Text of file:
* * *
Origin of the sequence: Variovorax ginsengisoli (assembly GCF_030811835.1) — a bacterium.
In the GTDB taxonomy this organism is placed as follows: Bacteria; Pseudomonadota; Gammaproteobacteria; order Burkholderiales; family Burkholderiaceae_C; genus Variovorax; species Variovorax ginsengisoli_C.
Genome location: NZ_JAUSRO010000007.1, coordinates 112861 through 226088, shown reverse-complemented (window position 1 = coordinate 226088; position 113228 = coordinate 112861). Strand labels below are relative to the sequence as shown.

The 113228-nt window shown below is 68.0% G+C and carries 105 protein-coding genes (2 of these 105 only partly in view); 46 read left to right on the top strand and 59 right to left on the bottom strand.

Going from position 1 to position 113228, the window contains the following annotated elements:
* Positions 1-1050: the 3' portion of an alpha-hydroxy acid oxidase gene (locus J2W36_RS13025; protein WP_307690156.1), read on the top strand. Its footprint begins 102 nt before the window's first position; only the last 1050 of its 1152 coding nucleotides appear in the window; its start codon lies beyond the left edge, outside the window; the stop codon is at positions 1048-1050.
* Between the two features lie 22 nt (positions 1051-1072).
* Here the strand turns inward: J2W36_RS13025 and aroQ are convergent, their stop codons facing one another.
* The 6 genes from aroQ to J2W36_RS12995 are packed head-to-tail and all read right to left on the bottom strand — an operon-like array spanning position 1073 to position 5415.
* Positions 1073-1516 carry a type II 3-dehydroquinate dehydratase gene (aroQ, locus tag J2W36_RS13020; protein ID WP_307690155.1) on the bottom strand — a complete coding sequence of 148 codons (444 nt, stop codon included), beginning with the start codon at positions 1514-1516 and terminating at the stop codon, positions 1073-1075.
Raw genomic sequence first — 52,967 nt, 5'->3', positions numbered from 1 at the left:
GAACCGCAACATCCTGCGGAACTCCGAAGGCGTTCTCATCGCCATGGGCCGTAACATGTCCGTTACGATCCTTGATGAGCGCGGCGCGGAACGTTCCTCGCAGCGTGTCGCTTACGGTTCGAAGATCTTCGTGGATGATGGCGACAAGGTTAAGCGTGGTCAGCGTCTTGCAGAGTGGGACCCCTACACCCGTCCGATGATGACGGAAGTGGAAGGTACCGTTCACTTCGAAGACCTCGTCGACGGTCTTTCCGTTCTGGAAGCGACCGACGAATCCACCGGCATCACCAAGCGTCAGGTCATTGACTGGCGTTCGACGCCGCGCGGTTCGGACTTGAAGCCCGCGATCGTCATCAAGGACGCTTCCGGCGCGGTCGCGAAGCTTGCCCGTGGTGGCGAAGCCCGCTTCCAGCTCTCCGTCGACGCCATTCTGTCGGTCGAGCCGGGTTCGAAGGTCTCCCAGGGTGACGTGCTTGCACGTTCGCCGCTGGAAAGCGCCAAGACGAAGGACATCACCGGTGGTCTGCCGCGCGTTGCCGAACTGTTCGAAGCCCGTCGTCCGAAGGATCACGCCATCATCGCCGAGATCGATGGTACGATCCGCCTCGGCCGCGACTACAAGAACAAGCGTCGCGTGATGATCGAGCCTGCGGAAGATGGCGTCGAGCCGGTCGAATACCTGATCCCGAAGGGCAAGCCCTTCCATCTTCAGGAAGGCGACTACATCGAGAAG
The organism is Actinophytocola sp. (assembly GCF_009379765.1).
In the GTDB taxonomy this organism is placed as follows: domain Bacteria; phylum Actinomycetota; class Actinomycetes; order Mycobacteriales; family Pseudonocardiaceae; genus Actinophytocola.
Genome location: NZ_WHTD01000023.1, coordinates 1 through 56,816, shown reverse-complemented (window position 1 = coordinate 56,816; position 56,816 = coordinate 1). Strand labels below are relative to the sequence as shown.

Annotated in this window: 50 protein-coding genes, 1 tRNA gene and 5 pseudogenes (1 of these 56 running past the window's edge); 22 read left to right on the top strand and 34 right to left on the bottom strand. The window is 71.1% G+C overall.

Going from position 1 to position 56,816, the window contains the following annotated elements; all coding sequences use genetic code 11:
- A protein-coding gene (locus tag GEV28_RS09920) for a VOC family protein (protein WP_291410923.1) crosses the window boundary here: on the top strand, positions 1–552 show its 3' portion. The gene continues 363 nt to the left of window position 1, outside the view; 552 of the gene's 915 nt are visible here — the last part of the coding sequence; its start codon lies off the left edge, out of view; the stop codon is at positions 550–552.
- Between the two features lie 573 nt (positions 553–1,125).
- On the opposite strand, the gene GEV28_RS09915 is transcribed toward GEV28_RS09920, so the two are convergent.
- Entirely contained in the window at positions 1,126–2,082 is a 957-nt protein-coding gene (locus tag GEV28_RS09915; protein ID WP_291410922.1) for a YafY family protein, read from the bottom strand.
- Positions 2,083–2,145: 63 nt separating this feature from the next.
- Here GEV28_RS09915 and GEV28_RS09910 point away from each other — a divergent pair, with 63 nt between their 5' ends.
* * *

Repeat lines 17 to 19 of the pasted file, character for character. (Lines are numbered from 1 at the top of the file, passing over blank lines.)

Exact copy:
Going from position 1 to position 56,816, the window contains the following annotated elements; all coding sequences use genetic code 11:
- A protein-coding gene (locus tag GEV28_RS09920) for a VOC family protein (protein WP_291410923.1) crosses the window boundary here: on the top strand, positions 1–552 show its 3' portion. The gene continues 363 nt to the left of window position 1, outside the view; 552 of the gene's 915 nt are visible here — the last part of the coding sequence; its start codon lies off the left edge, out of view; the stop codon is at positions 550–552.
- Between the two features lie 573 nt (positions 553–1,125).